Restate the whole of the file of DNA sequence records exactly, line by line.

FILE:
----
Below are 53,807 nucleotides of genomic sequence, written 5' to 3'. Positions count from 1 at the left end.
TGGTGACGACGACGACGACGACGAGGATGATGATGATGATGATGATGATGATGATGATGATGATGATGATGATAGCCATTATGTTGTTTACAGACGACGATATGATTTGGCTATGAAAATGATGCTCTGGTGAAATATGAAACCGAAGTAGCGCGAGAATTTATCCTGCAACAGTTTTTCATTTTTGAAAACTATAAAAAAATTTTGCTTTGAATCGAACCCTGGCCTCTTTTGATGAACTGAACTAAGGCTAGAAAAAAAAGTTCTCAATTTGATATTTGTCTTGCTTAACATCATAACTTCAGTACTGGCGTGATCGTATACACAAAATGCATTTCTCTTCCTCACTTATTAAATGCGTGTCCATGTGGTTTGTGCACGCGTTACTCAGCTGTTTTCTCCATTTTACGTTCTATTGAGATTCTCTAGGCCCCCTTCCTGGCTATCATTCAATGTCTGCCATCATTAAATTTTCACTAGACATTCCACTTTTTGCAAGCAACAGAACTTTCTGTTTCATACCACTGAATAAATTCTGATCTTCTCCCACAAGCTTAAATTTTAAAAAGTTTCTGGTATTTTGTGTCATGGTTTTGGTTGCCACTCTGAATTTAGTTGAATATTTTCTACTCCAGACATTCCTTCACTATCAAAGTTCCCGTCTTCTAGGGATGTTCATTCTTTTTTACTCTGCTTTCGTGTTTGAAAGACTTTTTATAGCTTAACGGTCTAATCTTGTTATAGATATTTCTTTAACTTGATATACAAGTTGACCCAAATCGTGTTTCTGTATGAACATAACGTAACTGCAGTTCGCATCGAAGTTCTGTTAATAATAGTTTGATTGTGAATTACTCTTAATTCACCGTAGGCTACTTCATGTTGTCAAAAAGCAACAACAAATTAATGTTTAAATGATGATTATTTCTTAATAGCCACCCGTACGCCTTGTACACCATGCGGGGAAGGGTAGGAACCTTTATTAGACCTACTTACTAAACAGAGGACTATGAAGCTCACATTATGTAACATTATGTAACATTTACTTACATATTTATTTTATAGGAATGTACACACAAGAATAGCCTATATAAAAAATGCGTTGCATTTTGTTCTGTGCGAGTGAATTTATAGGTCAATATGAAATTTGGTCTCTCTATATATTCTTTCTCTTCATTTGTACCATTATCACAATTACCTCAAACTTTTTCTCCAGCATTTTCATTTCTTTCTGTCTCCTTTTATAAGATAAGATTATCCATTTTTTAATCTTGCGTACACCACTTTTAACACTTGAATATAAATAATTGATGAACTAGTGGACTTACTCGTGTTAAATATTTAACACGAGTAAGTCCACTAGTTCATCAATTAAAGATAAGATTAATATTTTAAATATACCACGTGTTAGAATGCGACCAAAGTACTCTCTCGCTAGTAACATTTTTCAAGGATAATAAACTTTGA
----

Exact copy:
Below are 53,807 nucleotides of genomic sequence, written 5' to 3'. Positions count from 1 at the left end.
TGGTGACGACGACGACGACGACGAGGATGATGATGATGATGATGATGATGATGATGATGATGATGATGATGATAGCCATTATGTTGTTTACAGACGACGATATGATTTGGCTATGAAAATGATGCTCTGGTGAAATATGAAACCGAAGTAGCGCGAGAATTTATCCTGCAACAGTTTTTCATTTTTGAAAACTATAAAAAAATTTTGCTTTGAATCGAACCCTGGCCTCTTTTGATGAACTGAACTAAGGCTAGAAAAAAAAGTTCTCAATTTGATATTTGTCTTGCTTAACATCATAACTTCAGTACTGGCGTGATCGTATACACAAAATGCATTTCTCTTCCTCACTTATTAAATGCGTGTCCATGTGGTTTGTGCACGCGTTACTCAGCTGTTTTCTCCATTTTACGTTCTATTGAGATTCTCTAGGCCCCCTTCCTGGCTATCATTCAATGTCTGCCATCATTAAATTTTCACTAGACATTCCACTTTTTGCAAGCAACAGAACTTTCTGTTTCATACCACTGAATAAATTCTGATCTTCTCCCACAAGCTTAAATTTTAAAAAGTTTCTGGTATTTTGTGTCATGGTTTTGGTTGCCACTCTGAATTTAGTTGAATATTTTCTACTCCAGACATTCCTTCACTATCAAAGTTCCCGTCTTCTAGGGATGTTCATTCTTTTTTACTCTGCTTTCGTGTTTGAAAGACTTTTTATAGCTTAACGGTCTAATCTTGTTATAGATATTTCTTTAACTTGATATACAAGTTGACCCAAATCGTGTTTCTGTATGAACATAACGTAACTGCAGTTCGCATCGAAGTTCTGTTAATAATAGTTTGATTGTGAATTACTCTTAATTCACCGTAGGCTACTTCATGTTGTCAAAAAGCAACAACAAATTAATGTTTAAATGATGATTATTTCTTAATAGCCACCCGTACGCCTTGTACACCATGCGGGGAAGGGTAGGAACCTTTATTAGACCTACTTACTAAACAGAGGACTATGAAGCTCACATTATGTAACATTATGTAACATTTACTTACATATTTATTTTATAGGAATGTACACACAAGAATAGCCTATATAAAAAATGCGTTGCATTTTGTTCTGTGCGAGTGAATTTATAGGTCAATATGAAATTTGGTCTCTCTATATATTCTTTCTCTTCATTTGTACCATTATCACAATTACCTCAAACTTTTTCTCCAGCATTTTCATTTCTTTCTGTCTCCTTTTATAAGATAAGATTATCCATTTTTTAATCTTGCGTACACCACTTTTAACACTTGAATATAAATAATTGATGAACTAGTGGACTTACTCGTGTTAAATATTTAACACGAGTAAGTCCACTAGTTCATCAATTAAAGATAAGATTAATATTTTAAATATACCACGTGTTAGAATGCGACCAAAGTACTCTCTCGCTAGTAACATTTTTCAAGGATAATAAACTTTGA